The peak of the campaign was the year 1988 when City Hall adopted mural painting as a legal way to improve the city – it got official then and was legal for the first time.
There was caution in the beginning, so it was hard to get permission.
Through years, responsible organizations accepted this kind of interventions in their city and came as support.
Despite that, out of ten projects, only one was realized.
Many murals were painted during the 1980’s. Most of them were painted by professor Vasić and his co-workers, mainly his former students who were working on popularizing murals with him from the beginning.
The most interesting mural from this period is the one on the facade of the cinema in the center of Belgrade.
It was painted when the President of France visited Belgrade in 1984 as a gift from France to Belgrade.
It shows six vertical and horizontal interlaced lines – two of them are blue, two are red, and two are white, which symbolize French and Serbian flags and friendship between these two countries.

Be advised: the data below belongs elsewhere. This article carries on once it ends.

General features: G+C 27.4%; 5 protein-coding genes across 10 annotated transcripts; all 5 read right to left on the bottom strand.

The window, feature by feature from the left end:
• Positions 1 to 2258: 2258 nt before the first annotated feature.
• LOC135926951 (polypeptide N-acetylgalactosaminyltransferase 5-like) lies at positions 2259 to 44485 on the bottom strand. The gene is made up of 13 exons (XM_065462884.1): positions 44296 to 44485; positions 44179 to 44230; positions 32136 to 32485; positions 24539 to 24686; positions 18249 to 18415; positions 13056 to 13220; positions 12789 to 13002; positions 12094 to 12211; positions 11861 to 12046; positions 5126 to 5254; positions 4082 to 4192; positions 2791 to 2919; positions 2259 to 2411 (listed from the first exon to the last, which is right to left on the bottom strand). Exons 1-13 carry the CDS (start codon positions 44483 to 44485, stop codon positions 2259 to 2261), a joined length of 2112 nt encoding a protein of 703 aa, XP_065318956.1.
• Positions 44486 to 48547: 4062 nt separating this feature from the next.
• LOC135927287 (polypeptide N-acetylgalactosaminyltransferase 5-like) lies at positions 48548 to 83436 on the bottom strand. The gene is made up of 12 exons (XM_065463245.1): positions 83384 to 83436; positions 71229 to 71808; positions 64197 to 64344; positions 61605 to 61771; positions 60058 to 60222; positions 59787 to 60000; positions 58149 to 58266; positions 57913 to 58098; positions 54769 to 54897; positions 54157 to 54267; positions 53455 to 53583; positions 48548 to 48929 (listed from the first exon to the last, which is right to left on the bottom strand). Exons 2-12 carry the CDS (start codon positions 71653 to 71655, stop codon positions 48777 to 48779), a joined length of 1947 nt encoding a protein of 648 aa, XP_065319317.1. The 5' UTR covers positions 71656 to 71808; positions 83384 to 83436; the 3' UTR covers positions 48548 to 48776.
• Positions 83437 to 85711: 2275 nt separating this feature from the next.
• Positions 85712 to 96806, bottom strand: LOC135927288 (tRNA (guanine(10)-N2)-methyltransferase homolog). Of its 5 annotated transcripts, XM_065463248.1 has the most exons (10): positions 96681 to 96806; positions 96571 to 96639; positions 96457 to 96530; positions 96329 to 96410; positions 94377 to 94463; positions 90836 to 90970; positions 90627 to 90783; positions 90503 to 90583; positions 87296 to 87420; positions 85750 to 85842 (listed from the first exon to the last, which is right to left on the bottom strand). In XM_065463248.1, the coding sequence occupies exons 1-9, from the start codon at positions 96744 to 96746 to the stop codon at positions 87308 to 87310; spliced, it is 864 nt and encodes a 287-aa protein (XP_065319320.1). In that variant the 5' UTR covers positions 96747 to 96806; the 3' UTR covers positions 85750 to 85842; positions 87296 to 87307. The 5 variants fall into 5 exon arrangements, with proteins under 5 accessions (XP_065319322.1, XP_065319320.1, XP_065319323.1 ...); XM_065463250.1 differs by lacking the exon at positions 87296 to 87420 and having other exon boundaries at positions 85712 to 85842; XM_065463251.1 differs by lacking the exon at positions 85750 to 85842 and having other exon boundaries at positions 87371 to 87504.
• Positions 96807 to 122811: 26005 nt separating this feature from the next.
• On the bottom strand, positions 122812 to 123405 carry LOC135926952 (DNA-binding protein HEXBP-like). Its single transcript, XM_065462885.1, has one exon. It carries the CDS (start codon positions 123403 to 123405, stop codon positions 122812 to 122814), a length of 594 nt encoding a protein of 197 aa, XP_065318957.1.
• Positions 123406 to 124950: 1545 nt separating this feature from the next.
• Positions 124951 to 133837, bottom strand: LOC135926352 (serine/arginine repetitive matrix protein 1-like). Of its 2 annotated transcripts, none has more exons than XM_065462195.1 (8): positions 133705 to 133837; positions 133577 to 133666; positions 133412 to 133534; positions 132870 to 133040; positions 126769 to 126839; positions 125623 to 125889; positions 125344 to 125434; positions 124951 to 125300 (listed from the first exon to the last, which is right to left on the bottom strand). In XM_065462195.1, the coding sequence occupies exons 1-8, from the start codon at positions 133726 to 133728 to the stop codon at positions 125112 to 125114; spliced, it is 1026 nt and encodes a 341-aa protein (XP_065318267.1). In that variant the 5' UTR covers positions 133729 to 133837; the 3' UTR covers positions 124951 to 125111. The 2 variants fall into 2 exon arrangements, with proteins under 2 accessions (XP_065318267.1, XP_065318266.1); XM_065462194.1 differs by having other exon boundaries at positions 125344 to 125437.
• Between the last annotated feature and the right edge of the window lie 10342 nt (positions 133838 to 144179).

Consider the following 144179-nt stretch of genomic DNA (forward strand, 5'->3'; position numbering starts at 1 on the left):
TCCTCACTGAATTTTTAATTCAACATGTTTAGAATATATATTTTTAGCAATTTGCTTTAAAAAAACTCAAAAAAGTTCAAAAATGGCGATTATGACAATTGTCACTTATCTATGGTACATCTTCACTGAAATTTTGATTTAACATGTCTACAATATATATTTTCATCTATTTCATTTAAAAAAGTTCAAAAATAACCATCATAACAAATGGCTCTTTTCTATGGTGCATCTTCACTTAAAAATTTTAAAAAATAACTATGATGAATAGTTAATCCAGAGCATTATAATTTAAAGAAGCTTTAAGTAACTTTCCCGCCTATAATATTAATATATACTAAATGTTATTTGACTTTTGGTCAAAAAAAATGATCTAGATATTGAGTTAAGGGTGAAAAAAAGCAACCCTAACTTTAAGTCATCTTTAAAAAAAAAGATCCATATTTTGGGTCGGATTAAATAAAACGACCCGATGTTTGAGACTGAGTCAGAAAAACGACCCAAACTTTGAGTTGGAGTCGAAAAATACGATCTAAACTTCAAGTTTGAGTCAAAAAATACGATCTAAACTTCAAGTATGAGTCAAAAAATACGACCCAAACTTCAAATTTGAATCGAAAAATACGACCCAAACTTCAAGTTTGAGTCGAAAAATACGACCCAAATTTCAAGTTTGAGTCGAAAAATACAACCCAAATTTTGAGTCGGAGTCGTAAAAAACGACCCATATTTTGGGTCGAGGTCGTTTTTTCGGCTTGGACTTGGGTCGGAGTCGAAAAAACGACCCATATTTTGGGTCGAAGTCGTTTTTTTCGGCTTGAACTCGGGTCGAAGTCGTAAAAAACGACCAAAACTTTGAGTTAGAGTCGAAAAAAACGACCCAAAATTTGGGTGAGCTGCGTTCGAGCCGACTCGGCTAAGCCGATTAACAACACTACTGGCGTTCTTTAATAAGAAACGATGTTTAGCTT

Today this mural isn’t visible because a building was made in front of it and hide it.
In this period, some other artists were active and many walls, buildings, schools, walls of Belgrade Zoo and even a theatre, were painted and decorated.
The first great act of decorating the city was carried out in 1989, regarding the 9th Summit of Non-Aligned Movement, that was held in Belgrade.
On that occasion, several art projects were produced, including five murals. After that, only a few murals were painted, and all were damaged or destroyed.
After the year 2000, the most significant murals were made within the Belgrade Summer Festival (Beogradski letnji festival – BELEF).
Main characteristics of this wave of painting the city were graffiti popularization and foreign street artists participation in it.